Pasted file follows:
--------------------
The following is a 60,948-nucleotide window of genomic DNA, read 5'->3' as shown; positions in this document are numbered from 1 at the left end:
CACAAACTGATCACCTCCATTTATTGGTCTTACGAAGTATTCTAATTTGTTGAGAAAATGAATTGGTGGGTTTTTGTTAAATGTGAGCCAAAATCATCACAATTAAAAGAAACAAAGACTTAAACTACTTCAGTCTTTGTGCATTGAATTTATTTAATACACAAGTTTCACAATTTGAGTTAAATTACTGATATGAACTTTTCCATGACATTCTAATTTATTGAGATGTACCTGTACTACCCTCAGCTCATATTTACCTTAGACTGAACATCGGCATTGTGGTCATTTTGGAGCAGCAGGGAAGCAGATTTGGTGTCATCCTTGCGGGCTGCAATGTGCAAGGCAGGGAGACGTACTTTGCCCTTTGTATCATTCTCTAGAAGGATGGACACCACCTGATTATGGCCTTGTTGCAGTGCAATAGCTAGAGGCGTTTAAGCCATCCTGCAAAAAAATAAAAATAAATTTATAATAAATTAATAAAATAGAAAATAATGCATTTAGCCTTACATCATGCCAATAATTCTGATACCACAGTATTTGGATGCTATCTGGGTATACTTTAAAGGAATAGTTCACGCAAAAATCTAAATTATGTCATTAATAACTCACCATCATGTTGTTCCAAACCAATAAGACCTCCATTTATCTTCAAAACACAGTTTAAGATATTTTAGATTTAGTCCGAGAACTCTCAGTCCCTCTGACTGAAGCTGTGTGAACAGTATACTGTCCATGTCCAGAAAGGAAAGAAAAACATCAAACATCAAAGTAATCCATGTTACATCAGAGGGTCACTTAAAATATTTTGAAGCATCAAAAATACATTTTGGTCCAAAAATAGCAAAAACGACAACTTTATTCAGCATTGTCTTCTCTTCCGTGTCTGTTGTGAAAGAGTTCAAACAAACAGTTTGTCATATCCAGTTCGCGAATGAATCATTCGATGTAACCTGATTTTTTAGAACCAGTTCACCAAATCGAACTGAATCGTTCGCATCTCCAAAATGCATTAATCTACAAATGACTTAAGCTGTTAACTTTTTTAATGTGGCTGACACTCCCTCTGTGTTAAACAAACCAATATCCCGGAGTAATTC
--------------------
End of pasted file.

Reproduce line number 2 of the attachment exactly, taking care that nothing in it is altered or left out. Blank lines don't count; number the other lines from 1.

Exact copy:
CACAAACTGATCACCTCCATTTATTGGTCTTACGAAGTATTCTAATTTGTTGAGAAAATGAATTGGTGGGTTTTTGTTAAATGTGAGCCAAAATCATCACAATTAAAAGAAACAAAGACTTAAACTACTTCAGTCTTTGTGCATTGAATTTATTTAATACACAAGTTTCACAATTTGAGTTAAATTACTGATATGAACTTTTCCATGACATTCTAATTTATTGAGATGTACCTGTACTACCCTCAGCTCATATTTACCTTAGACTGAACATCGGCATTGTGGTCATTTTGGAGCAGCAGGGAAGCAGATTTGGTGTCATCCTTGCGGGCTGCAATGTGCAAGGCAGGGAGACGTACTTTGCCCTTTGTATCATTCTCTAGAAGGATGGACACCACCTGATTATGGCCTTGTTGCAGTGCAATAGCTAGAGGCGTTTAAGCCATCCTGCAAAAAAATAAAAATAAATTTATAATAAATTAATAAAATAGAAAATAATGCATTTAGCCTTACATCATGCCAATAATTCTGATACCACAGTATTTGGATGCTATCTGGGTATACTTTAAAGGAATAGTTCACGCAAAAATCTAAATTATGTCATTAATAACTCACCATCATGTTGTTCCAAACCAATAAGACCTCCATTTATCTTCAAAACACAGTTTAAGATATTTTAGATTTAGTCCGAGAACTCTCAGTCCCTCTGACTGAAGCTGTGTGAACAGTATACTGTCCATGTCCAGAAAGGAAAGAAAAACATCAAACATCAAAGTAATCCATGTTACATCAGAGGGTCACTTAAAATATTTTGAAGCATCAAAAATACATTTTGGTCCAAAAATAGCAAAAACGACAACTTTATTCAGCATTGTCTTCTCTTCCGTGTCTGTTGTGAAAGAGTTCAAACAAACAGTTTGTCATATCCAGTTCGCGAATGAATCATTCGATGTAACCTGATTTTTTAGAACCAGTTCACCAAATCGAACTGAATCGTTCGCATCTCCAAAATGCATTAATCTACAAATGACTTAAGCTGTTAACTTTTTTAATGTGGCTGACACTCCCTCTGTGTTAAACAAACCAATATCCCGGAGTAATTC